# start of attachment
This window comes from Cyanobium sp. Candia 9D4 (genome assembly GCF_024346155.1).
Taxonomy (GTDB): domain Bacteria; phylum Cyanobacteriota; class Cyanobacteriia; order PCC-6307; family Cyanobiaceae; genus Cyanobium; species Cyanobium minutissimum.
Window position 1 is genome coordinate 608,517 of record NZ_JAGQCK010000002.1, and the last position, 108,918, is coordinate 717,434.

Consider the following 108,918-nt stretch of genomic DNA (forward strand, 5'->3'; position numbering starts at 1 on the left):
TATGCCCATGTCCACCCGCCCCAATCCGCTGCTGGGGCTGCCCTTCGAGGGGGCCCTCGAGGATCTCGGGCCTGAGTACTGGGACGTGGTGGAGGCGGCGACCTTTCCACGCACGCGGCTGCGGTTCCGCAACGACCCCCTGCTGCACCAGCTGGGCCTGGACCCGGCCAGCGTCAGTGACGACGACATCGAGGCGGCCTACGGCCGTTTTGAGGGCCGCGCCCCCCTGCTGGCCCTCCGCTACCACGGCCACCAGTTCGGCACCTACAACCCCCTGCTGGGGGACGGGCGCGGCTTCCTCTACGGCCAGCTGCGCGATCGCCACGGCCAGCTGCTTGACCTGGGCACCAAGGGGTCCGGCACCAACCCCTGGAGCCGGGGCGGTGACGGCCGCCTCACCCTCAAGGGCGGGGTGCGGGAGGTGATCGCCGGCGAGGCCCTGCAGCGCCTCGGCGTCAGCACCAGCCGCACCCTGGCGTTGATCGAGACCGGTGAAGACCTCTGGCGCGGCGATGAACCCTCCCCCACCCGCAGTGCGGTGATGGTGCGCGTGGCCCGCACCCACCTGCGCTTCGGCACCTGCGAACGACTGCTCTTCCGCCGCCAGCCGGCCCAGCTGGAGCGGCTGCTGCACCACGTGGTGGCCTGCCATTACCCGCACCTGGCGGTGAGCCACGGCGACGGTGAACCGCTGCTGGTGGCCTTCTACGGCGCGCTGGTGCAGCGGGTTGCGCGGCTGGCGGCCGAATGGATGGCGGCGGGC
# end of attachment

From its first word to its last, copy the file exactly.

This window comes from Cyanobium sp. Candia 9D4 (genome assembly GCF_024346155.1).
Taxonomy (GTDB): domain Bacteria; phylum Cyanobacteriota; class Cyanobacteriia; order PCC-6307; family Cyanobiaceae; genus Cyanobium; species Cyanobium minutissimum.
Window position 1 is genome coordinate 608,517 of record NZ_JAGQCK010000002.1, and the last position, 108,918, is coordinate 717,434.

Consider the following 108,918-nt stretch of genomic DNA (forward strand, 5'->3'; position numbering starts at 1 on the left):
TATGCCCATGTCCACCCGCCCCAATCCGCTGCTGGGGCTGCCCTTCGAGGGGGCCCTCGAGGATCTCGGGCCTGAGTACTGGGACGTGGTGGAGGCGGCGACCTTTCCACGCACGCGGCTGCGGTTCCGCAACGACCCCCTGCTGCACCAGCTGGGCCTGGACCCGGCCAGCGTCAGTGACGACGACATCGAGGCGGCCTACGGCCGTTTTGAGGGCCGCGCCCCCCTGCTGGCCCTCCGCTACCACGGCCACCAGTTCGGCACCTACAACCCCCTGCTGGGGGACGGGCGCGGCTTCCTCTACGGCCAGCTGCGCGATCGCCACGGCCAGCTGCTTGACCTGGGCACCAAGGGGTCCGGCACCAACCCCTGGAGCCGGGGCGGTGACGGCCGCCTCACCCTCAAGGGCGGGGTGCGGGAGGTGATCGCCGGCGAGGCCCTGCAGCGCCTCGGCGTCAGCACCAGCCGCACCCTGGCGTTGATCGAGACCGGTGAAGACCTCTGGCGCGGCGATGAACCCTCCCCCACCCGCAGTGCGGTGATGGTGCGCGTGGCCCGCACCCACCTGCGCTTCGGCACCTGCGAACGACTGCTCTTCCGCCGCCAGCCGGCCCAGCTGGAGCGGCTGCTGCACCACGTGGTGGCCTGCCATTACCCGCACCTGGCGGTGAGCCACGGCGACGGTGAACCGCTGCTGGTGGCCTTCTACGGCGCGCTGGTGCAGCGGGTTGCGCGGCTGGCGGCCGAATGGATGGCGGCGGGC